The company during the quarter did increase its overall cash position by $1.6 billion and now currently has $7.59 billion in cash. Being that GSK is parting with $3 billion (both in cash and debt) to acquire HGSI, the immediate reaction of the market is to sell the company, but I think that is a mistake. It is hard to say at this point what type of revenue Benlysta will generate for GSK, but the fact that it has already received FDA approval should provide nothing but upside for GSK, not to mention the $200 million in cost savings that the deal will provide.

GSK currently trades for $44.25/share, which in my opinion is not representative of the real fair value of the firm. After listening to the guidance for the remainder of the year that was provided in the recent quarterly call and the positive effects that should come out of the HGSI acquisition, I feel that the increased profit potential and market share should push this stock up to a high valuation. GSK's competitors are already trading for much higher valuations and in my opinion do not have nearly the upside potential that GSK has, see the chart below.

Company

P/E

GlaxoSmithKline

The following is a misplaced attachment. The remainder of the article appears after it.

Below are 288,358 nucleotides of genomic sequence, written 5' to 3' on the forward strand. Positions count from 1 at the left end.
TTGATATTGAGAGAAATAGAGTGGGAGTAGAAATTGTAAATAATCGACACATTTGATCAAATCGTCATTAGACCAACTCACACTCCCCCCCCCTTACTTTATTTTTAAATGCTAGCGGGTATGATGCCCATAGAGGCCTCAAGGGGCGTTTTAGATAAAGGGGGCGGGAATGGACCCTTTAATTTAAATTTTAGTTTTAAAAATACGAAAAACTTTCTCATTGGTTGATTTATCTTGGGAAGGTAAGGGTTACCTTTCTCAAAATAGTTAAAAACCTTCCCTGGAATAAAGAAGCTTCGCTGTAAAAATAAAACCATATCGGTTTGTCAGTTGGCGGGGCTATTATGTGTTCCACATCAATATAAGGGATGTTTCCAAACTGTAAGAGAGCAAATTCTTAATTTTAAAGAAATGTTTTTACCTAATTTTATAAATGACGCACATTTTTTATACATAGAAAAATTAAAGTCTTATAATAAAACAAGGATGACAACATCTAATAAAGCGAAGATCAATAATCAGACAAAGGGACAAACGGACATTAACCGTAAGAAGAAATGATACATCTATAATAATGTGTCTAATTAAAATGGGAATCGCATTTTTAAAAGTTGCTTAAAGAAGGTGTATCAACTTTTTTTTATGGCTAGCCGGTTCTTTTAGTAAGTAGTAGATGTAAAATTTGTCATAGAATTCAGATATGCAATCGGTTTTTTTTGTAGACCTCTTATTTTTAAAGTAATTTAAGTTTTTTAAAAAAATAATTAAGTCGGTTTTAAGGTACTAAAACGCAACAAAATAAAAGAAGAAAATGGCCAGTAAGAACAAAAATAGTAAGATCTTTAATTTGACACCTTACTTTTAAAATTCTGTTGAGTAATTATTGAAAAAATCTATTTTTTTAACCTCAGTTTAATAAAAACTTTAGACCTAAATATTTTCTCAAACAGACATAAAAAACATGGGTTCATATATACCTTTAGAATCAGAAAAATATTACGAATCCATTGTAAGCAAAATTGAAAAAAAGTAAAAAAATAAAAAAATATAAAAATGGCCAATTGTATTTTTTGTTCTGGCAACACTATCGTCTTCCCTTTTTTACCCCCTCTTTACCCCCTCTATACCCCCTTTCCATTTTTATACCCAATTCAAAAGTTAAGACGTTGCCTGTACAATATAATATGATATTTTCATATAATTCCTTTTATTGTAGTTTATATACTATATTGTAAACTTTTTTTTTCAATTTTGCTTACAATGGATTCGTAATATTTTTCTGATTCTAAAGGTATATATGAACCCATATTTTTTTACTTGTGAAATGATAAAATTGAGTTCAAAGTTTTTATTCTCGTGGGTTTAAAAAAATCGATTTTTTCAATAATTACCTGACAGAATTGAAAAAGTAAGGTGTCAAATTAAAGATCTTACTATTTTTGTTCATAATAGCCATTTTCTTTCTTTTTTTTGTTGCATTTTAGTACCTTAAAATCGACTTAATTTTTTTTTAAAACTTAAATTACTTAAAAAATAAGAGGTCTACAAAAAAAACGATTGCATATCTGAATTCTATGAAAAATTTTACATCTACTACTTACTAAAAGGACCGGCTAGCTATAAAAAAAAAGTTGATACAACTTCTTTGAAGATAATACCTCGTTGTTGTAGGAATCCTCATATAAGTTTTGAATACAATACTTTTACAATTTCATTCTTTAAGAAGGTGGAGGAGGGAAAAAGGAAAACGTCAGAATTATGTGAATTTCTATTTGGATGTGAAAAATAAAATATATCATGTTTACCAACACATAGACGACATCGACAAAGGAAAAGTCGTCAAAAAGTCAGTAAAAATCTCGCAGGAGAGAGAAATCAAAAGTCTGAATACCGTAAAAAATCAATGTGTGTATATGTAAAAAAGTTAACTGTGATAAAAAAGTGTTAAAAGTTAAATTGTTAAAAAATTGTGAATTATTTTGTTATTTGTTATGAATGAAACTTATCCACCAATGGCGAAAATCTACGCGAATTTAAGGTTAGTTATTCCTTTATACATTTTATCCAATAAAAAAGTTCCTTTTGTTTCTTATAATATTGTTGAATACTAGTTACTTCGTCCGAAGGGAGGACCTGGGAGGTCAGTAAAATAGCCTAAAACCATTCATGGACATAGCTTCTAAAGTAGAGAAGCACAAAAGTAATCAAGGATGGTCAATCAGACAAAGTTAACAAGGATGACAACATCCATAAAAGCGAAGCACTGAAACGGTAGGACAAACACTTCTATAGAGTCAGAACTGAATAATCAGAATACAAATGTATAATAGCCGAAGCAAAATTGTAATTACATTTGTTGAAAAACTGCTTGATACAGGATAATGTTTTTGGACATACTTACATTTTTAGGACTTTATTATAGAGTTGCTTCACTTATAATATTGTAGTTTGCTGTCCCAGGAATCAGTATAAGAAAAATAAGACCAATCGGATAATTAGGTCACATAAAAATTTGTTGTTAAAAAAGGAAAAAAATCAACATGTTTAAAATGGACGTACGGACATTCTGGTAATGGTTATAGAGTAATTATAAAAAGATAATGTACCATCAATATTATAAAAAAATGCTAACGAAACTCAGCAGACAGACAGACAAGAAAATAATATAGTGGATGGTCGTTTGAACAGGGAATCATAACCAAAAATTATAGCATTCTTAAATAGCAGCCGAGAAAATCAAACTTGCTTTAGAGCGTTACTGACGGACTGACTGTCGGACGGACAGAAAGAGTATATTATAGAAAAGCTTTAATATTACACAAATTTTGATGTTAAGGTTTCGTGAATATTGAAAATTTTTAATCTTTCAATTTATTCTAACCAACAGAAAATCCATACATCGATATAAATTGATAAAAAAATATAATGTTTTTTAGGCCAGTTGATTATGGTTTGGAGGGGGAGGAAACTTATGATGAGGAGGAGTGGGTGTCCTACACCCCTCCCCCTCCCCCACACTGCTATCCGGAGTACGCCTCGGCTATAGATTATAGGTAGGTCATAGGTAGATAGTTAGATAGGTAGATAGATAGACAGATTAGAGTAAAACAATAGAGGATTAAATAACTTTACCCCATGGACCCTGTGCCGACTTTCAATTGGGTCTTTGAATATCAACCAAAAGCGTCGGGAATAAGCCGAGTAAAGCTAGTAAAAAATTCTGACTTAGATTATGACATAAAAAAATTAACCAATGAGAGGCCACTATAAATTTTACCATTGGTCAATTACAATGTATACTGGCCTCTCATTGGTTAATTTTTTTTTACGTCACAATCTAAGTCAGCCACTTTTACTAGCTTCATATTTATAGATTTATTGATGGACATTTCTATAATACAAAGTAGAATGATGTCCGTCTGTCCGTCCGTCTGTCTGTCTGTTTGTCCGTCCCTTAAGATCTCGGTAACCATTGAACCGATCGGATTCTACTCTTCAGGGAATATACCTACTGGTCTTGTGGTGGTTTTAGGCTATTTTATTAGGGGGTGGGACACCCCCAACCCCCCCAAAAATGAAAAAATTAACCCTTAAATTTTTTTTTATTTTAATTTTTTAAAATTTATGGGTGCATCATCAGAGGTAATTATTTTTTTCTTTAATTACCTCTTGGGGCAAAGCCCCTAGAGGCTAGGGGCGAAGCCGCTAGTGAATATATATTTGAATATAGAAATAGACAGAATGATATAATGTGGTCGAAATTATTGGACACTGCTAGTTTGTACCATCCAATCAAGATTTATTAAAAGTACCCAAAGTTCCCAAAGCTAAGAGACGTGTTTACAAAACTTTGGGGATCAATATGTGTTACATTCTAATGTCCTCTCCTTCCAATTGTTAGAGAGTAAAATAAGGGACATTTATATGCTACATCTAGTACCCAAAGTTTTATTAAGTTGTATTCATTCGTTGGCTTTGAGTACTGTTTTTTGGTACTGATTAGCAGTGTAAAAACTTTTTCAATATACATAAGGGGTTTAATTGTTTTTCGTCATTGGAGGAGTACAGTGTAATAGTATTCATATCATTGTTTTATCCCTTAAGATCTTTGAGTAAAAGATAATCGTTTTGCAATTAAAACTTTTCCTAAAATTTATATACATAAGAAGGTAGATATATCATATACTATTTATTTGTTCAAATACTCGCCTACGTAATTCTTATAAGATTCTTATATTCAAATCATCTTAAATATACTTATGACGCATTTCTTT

13.79

Pfizer

18.98

Merck

19.02

Bristol Myers Squib

15.68

If GSK were to trade for multiples similar to that of their competitors, the stock price would be somewhere between $50 - $61 per share. This price to me would be a much more accurate picture of the company's true potential and value.

Now there are several ways to capitalize on this undervalued situation. The obvious would be to simply just buy the stock outright and wait for it to appreciate in value. This is a very good option, not to mention that GSK is currently yielding 5.14%, so you get paid to wait. I will admit I like this option, but I feel that is a bit capital intensive, not to mention that I also fear that the stock could continue to go down before it goes back up. With that being the case, I am more prone to do a trade that does not require as much capital up front but still allows me to capitalize in the appreciation of the stock.